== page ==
Although Virgin Trains officials have set aside for now their plans to develop land around their proposed Boca Raton station, this rendering shows what city-owned land they previously had wanted to lease for a station and parking garage or have the option to purchase for potential development. Rendering provided
By Mary Hladky
To speed up negotiations with the city, Virgin Trains officials have put aside — at least for now — their land development plans that have complicated efforts to reach an agreement to build a Boca Raton station.
Virgin Trains officials said they “significantly scaled back” their July 19 and revised Sept. 17 proposals that included allowing commercial and residential development along with a station and parking garage on city-owned land east and south of the Downtown Library.
Instead, company officials focused their requests solely on construction of a train station and parking garage when they appeared at the Sept. 24 City Council meeting.
Development “was distracting to the primary reason we are here,” said Brian Kronberg, Virgin Trains vice president of development.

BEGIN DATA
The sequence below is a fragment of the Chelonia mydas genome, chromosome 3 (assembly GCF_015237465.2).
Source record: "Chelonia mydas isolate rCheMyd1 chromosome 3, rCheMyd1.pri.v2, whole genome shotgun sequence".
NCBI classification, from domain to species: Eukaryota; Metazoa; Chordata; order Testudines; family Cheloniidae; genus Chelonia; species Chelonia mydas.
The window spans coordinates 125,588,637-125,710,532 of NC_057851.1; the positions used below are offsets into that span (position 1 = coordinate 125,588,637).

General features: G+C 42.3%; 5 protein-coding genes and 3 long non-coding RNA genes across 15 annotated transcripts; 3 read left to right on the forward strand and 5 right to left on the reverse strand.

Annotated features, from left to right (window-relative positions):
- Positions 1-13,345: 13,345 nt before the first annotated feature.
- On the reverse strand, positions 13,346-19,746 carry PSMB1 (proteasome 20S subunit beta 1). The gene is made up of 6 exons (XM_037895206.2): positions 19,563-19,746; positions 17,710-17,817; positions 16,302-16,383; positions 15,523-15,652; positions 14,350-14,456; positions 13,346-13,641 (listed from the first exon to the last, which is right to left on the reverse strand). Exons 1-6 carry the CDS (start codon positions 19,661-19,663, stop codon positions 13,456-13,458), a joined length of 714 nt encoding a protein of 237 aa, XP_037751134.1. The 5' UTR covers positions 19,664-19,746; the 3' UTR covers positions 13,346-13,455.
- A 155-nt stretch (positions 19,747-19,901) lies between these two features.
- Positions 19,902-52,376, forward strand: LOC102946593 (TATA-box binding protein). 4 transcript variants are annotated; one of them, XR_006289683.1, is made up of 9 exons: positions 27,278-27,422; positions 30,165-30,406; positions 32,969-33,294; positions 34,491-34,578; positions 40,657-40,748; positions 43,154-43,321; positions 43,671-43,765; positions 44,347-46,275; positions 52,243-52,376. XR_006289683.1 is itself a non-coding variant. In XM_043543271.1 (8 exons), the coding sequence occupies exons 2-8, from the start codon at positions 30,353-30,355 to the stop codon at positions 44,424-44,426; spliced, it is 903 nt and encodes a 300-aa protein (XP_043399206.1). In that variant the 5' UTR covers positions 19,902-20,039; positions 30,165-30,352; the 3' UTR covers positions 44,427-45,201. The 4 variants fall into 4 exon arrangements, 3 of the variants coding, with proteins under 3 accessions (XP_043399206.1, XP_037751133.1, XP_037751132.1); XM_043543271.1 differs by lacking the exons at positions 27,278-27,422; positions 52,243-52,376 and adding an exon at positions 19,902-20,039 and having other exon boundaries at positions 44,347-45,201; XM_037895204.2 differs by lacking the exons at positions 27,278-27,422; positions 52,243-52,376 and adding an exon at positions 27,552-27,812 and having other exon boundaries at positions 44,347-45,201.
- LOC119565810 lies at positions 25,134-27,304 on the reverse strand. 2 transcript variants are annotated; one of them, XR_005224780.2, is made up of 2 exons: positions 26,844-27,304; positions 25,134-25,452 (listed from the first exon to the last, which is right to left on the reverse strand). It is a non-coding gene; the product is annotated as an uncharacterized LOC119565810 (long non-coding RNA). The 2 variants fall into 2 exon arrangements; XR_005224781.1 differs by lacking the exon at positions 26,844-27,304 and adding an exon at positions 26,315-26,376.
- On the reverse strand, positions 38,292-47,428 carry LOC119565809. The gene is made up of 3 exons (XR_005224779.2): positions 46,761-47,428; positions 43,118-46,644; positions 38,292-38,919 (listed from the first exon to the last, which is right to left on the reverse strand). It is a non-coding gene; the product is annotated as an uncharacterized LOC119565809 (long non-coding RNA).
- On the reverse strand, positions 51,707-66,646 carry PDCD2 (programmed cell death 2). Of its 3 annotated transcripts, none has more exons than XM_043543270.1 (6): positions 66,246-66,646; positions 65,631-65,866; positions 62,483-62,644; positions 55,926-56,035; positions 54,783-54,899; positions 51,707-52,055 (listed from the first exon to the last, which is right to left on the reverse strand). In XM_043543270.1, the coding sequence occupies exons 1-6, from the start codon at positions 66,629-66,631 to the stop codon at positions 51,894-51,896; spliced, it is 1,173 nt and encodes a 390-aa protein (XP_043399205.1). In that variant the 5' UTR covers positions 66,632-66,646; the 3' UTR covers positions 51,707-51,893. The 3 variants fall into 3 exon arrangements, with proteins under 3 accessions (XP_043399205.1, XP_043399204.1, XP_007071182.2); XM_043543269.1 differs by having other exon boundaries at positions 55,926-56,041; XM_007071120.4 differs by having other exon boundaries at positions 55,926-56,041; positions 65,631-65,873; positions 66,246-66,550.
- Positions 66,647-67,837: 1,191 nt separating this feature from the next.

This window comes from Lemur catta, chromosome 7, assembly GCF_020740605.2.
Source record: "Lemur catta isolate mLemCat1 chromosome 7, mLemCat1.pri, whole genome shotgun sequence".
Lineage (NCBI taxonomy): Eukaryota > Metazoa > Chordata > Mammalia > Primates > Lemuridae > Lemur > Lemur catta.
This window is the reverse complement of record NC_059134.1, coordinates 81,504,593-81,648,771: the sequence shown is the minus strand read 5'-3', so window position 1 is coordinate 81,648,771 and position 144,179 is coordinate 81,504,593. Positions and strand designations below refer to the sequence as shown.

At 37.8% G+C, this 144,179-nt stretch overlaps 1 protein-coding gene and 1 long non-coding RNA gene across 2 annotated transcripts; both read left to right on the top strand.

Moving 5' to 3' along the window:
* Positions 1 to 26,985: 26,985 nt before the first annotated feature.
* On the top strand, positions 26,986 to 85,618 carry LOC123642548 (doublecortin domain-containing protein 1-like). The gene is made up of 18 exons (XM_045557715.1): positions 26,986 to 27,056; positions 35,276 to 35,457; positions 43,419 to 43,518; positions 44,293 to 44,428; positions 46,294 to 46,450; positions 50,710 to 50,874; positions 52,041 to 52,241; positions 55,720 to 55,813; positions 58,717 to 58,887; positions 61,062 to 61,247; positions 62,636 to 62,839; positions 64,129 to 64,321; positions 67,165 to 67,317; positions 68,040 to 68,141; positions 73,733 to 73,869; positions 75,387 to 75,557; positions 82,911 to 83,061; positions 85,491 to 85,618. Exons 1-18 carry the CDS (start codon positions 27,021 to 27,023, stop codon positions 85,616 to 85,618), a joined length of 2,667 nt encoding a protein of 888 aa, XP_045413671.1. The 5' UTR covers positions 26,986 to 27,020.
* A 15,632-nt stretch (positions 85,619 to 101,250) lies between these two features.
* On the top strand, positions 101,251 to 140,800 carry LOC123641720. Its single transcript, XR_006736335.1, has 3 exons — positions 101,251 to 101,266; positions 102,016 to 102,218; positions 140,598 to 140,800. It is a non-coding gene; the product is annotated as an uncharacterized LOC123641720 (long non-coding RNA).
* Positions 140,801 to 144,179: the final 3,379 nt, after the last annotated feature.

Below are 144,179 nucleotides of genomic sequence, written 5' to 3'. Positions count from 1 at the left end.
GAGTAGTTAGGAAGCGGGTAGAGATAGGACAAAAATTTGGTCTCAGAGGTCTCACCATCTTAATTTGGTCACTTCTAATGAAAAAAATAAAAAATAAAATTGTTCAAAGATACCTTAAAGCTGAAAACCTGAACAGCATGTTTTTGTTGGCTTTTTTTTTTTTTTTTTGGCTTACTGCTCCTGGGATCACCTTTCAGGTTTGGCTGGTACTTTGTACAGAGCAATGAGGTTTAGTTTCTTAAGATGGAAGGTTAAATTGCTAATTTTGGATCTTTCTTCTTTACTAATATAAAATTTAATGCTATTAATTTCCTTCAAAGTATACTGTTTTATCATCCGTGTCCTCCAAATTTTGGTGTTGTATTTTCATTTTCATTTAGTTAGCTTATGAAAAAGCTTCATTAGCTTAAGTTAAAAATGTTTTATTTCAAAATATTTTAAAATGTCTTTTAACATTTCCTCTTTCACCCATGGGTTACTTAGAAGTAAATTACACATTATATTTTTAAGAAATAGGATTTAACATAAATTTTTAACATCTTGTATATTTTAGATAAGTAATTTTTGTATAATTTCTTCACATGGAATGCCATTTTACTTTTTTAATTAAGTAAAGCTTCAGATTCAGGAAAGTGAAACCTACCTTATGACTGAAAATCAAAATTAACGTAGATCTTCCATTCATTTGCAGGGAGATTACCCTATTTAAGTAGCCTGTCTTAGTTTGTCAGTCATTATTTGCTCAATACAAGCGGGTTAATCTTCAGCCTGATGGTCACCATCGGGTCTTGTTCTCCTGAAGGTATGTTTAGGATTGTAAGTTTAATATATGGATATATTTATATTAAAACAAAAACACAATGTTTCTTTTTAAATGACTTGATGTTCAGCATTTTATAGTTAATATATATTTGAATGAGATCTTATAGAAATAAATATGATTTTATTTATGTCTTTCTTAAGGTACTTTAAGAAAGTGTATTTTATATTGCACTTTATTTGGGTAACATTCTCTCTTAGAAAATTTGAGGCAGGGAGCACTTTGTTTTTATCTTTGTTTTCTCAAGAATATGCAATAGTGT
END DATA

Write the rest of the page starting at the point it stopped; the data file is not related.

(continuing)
The change “makes the process a lot easier,” said Mayor Scott Singer.
After hearing Virgin Trains’ new proposal, council members thanked its officials for outreach to residents and authorized city staff to continue negotiations.
Virgin Trains’ original proposal was “a big ask of the city,” Singer said. “Now we are seeing something that really feels much more like a partnership.”
Officials said they would return to the council in October with more detailed plans and project renderings.
In a schedule they concede is “aggressive,” Virgin Trains officials want to finalize a deal with the city by year’s end so that a station can be open by the end of 2020.
While development plans are tabled for now, Virgin Trains, formerly known as Brightline, could revive them later.
In the revised Sept. 17 proposal, Virgin Trains made significant concessions but also offered details on how it would develop at least half of the 4 city-owned acres it wants to acquire.
Rather than asking the city to donate the land as it did in July, the for-profit rail service wanted an option to buy a portion of the land at fair market value for a Transit Oriented Development.